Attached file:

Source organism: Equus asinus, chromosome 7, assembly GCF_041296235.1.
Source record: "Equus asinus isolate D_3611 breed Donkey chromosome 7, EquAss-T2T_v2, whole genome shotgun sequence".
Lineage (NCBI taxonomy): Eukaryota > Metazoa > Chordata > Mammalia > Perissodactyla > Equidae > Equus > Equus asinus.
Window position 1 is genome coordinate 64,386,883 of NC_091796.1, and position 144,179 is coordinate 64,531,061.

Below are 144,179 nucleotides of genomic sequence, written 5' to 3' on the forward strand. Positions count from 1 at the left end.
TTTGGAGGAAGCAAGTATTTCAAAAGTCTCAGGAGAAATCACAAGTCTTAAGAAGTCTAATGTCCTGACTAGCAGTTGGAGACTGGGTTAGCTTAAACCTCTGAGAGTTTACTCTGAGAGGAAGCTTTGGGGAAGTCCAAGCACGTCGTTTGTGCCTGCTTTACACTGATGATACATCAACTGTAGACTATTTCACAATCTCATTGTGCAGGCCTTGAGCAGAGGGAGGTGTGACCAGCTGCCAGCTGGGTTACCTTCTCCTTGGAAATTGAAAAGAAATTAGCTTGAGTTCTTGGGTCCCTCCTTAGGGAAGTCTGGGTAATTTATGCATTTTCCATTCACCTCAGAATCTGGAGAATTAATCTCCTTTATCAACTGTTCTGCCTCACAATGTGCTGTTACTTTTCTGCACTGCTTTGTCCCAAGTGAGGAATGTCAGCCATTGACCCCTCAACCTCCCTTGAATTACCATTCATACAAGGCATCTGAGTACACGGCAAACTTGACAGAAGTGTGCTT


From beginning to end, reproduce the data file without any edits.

Source organism: Equus asinus, chromosome 7, assembly GCF_041296235.1.
Source record: "Equus asinus isolate D_3611 breed Donkey chromosome 7, EquAss-T2T_v2, whole genome shotgun sequence".
Lineage (NCBI taxonomy): Eukaryota > Metazoa > Chordata > Mammalia > Perissodactyla > Equidae > Equus > Equus asinus.
Window position 1 is genome coordinate 64,386,883 of NC_091796.1, and position 144,179 is coordinate 64,531,061.

Below are 144,179 nucleotides of genomic sequence, written 5' to 3' on the forward strand. Positions count from 1 at the left end.
TTTGGAGGAAGCAAGTATTTCAAAAGTCTCAGGAGAAATCACAAGTCTTAAGAAGTCTAATGTCCTGACTAGCAGTTGGAGACTGGGTTAGCTTAAACCTCTGAGAGTTTACTCTGAGAGGAAGCTTTGGGGAAGTCCAAGCACGTCGTTTGTGCCTGCTTTACACTGATGATACATCAACTGTAGACTATTTCACAATCTCATTGTGCAGGCCTTGAGCAGAGGGAGGTGTGACCAGCTGCCAGCTGGGTTACCTTCTCCTTGGAAATTGAAAAGAAATTAGCTTGAGTTCTTGGGTCCCTCCTTAGGGAAGTCTGGGTAATTTATGCATTTTCCATTCACCTCAGAATCTGGAGAATTAATCTCCTTTATCAACTGTTCTGCCTCACAATGTGCTGTTACTTTTCTGCACTGCTTTGTCCCAAGTGAGGAATGTCAGCCATTGACCCCTCAACCTCCCTTGAATTACCATTCATACAAGGCATCTGAGTACACGGCAAACTTGACAGAAGTGTGCTT